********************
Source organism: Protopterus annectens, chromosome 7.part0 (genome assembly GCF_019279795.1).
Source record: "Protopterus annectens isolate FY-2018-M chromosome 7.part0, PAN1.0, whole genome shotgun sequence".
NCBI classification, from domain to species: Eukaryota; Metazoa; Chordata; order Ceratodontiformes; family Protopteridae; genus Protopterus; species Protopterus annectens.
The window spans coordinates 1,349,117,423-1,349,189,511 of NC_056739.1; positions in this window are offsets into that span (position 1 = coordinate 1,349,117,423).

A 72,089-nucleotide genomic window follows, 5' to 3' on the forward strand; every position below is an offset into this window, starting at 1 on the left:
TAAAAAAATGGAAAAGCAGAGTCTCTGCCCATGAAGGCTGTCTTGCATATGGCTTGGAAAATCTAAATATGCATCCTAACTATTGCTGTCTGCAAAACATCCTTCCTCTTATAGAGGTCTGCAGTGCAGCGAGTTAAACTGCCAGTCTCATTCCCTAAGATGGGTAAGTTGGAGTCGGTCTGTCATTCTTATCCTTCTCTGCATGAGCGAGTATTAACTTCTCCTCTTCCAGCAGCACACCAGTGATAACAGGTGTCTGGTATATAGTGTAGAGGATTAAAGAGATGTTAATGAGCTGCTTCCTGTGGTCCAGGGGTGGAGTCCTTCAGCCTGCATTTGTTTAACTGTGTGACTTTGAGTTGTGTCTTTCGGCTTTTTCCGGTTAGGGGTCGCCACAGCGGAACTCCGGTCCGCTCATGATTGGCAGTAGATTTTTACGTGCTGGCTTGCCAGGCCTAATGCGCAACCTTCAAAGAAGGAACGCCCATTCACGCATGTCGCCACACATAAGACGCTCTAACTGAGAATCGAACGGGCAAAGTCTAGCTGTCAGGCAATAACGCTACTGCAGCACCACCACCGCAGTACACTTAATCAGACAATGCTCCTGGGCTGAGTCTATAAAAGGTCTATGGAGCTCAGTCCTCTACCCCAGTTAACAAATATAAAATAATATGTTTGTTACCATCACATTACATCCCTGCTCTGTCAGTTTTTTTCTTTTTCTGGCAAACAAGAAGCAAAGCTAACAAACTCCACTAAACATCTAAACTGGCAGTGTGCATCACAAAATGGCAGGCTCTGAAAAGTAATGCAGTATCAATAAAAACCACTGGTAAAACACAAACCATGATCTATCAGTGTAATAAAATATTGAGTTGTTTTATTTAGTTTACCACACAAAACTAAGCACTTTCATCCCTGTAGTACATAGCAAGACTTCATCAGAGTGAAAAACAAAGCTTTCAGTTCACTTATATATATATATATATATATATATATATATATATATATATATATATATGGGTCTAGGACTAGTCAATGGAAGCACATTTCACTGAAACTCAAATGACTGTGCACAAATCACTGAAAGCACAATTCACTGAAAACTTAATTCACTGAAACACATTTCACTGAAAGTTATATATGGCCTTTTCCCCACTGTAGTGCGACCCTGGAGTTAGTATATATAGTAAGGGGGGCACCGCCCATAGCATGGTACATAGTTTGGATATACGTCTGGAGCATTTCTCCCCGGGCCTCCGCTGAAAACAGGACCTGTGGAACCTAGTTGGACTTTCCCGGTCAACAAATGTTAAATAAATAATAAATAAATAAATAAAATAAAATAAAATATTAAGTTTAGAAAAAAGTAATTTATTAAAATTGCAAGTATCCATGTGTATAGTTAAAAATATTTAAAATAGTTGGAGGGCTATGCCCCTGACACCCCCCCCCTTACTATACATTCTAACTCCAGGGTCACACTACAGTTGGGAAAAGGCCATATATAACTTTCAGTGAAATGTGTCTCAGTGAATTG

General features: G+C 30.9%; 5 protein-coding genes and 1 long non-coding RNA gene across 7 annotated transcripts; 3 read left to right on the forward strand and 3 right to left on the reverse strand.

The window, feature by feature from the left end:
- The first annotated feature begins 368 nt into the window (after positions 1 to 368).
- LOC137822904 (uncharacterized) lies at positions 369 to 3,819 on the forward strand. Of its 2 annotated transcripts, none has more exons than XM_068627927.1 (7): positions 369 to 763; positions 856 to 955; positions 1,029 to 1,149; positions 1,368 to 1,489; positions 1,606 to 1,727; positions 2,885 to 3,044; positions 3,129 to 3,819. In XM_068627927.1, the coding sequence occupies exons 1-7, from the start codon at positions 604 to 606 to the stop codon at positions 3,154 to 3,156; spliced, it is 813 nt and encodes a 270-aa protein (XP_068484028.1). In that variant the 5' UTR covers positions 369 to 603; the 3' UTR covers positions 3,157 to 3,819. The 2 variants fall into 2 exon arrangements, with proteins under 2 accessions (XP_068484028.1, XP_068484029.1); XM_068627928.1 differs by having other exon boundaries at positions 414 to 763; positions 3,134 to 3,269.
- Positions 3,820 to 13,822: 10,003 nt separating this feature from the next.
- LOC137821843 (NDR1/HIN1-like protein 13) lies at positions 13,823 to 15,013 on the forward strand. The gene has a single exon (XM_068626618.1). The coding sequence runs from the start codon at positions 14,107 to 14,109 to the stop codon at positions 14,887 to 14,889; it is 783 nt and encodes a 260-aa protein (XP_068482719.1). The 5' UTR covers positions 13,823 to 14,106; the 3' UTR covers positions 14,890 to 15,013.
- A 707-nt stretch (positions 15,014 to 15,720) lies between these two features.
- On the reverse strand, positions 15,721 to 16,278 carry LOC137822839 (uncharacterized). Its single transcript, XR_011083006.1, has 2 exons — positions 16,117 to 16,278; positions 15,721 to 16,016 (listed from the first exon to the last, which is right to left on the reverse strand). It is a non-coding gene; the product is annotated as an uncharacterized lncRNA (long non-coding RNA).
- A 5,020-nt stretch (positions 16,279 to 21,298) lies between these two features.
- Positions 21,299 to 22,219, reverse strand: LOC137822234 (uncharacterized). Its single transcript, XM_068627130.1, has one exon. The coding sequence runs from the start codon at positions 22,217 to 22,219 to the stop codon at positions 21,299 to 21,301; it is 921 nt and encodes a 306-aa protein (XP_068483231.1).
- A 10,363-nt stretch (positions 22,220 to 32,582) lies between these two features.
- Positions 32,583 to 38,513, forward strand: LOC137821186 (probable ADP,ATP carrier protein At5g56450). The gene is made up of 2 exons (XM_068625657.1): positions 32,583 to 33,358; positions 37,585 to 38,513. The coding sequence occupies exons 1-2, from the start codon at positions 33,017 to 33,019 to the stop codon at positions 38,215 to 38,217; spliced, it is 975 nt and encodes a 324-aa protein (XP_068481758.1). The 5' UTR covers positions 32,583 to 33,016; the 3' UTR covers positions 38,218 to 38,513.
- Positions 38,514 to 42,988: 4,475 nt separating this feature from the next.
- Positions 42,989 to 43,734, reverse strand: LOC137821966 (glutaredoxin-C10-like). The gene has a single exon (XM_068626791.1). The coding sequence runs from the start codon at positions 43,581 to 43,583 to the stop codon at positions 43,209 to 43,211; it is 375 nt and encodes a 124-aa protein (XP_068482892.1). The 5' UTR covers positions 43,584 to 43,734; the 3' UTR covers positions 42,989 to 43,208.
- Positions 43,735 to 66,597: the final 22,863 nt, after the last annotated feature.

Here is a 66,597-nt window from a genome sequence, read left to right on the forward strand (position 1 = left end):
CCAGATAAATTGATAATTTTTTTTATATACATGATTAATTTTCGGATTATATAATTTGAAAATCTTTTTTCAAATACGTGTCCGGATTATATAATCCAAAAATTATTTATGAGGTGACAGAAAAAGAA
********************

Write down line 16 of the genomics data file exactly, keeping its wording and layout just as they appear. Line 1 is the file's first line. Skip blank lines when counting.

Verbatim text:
- Positions 21,299 to 22,219, reverse strand: LOC137822234 (uncharacterized). Its single transcript, XM_068627130.1, has one exon. The coding sequence runs from the start codon at positions 22,217 to 22,219 to the stop codon at positions 21,299 to 21,301; it is 921 nt and encodes a 306-aa protein (XP_068483231.1).